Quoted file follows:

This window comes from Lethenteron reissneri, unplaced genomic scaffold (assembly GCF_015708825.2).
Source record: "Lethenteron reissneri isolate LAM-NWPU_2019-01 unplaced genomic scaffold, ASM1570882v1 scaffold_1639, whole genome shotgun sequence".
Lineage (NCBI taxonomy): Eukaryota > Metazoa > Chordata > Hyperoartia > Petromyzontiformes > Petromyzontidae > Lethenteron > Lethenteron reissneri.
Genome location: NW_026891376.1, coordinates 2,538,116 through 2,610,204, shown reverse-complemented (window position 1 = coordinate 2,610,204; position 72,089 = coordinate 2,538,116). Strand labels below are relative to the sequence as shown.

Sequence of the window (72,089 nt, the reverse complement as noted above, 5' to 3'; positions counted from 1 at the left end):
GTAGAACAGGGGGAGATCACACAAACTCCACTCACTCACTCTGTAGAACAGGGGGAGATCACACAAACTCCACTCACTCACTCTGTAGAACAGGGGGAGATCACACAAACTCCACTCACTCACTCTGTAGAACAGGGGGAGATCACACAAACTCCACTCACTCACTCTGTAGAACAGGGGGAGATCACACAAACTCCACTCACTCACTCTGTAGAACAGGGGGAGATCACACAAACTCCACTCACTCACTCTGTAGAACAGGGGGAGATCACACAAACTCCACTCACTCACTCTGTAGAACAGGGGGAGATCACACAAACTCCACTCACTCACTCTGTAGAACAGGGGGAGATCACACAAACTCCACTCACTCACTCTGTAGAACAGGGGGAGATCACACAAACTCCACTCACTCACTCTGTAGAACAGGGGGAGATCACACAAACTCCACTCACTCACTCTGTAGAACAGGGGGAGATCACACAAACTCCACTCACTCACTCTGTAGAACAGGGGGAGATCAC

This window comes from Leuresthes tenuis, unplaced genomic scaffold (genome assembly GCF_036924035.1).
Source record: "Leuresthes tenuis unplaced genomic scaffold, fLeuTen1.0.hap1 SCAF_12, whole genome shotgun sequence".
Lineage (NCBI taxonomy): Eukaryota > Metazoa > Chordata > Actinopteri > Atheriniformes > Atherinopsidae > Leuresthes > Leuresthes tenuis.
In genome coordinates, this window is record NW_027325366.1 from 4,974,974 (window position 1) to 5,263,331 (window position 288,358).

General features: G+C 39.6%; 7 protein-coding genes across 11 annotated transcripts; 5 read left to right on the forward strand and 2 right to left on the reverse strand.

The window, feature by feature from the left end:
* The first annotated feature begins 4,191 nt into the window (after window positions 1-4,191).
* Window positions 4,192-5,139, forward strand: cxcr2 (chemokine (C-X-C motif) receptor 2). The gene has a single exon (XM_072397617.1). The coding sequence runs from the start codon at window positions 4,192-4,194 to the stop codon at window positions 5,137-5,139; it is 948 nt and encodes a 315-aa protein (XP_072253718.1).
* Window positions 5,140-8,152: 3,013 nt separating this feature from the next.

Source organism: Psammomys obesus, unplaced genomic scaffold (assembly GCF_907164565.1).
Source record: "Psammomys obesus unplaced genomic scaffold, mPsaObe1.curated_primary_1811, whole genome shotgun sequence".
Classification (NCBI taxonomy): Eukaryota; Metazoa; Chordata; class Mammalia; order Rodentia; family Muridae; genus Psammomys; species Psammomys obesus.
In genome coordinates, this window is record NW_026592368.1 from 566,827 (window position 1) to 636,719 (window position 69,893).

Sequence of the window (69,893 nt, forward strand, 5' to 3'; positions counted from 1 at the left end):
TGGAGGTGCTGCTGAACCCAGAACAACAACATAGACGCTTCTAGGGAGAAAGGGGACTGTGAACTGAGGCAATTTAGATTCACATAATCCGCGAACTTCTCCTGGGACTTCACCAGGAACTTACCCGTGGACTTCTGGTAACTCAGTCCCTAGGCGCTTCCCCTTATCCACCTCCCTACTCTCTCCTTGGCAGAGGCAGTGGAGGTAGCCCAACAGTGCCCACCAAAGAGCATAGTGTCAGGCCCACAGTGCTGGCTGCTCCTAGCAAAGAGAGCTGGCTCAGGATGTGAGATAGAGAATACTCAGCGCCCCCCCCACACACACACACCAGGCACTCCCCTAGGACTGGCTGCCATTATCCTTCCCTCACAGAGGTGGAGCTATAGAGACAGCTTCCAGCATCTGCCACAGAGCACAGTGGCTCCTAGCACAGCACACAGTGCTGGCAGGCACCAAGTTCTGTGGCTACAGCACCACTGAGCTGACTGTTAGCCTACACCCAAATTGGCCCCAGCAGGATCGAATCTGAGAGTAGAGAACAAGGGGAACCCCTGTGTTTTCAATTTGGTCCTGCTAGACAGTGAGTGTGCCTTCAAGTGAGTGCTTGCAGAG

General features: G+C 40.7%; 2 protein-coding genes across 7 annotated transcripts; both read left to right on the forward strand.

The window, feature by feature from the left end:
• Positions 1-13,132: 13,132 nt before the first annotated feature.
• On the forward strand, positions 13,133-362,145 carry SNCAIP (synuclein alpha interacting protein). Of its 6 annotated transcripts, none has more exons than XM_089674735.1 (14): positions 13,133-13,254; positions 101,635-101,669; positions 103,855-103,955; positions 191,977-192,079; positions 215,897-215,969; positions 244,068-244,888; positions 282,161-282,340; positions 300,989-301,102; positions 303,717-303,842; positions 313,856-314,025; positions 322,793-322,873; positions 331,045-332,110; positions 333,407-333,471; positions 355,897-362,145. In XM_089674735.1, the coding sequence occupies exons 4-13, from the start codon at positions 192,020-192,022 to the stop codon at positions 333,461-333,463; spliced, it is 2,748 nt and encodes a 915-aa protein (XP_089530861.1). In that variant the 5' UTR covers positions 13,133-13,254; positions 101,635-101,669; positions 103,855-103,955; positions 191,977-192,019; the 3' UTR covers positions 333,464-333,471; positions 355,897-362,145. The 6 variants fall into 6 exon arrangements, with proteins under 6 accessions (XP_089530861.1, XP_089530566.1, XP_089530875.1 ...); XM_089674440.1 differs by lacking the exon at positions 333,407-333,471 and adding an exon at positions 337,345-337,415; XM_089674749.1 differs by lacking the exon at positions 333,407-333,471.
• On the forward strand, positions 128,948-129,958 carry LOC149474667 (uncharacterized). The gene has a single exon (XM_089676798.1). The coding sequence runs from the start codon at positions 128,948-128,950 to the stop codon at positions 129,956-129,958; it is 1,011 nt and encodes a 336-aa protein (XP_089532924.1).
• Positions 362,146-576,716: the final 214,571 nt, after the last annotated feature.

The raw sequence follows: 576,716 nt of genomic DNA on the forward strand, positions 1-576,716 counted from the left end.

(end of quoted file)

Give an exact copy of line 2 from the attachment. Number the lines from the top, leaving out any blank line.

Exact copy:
Source record: "Lethenteron reissneri isolate LAM-NWPU_2019-01 unplaced genomic scaffold, ASM1570882v1 scaffold_1639, whole genome shotgun sequence".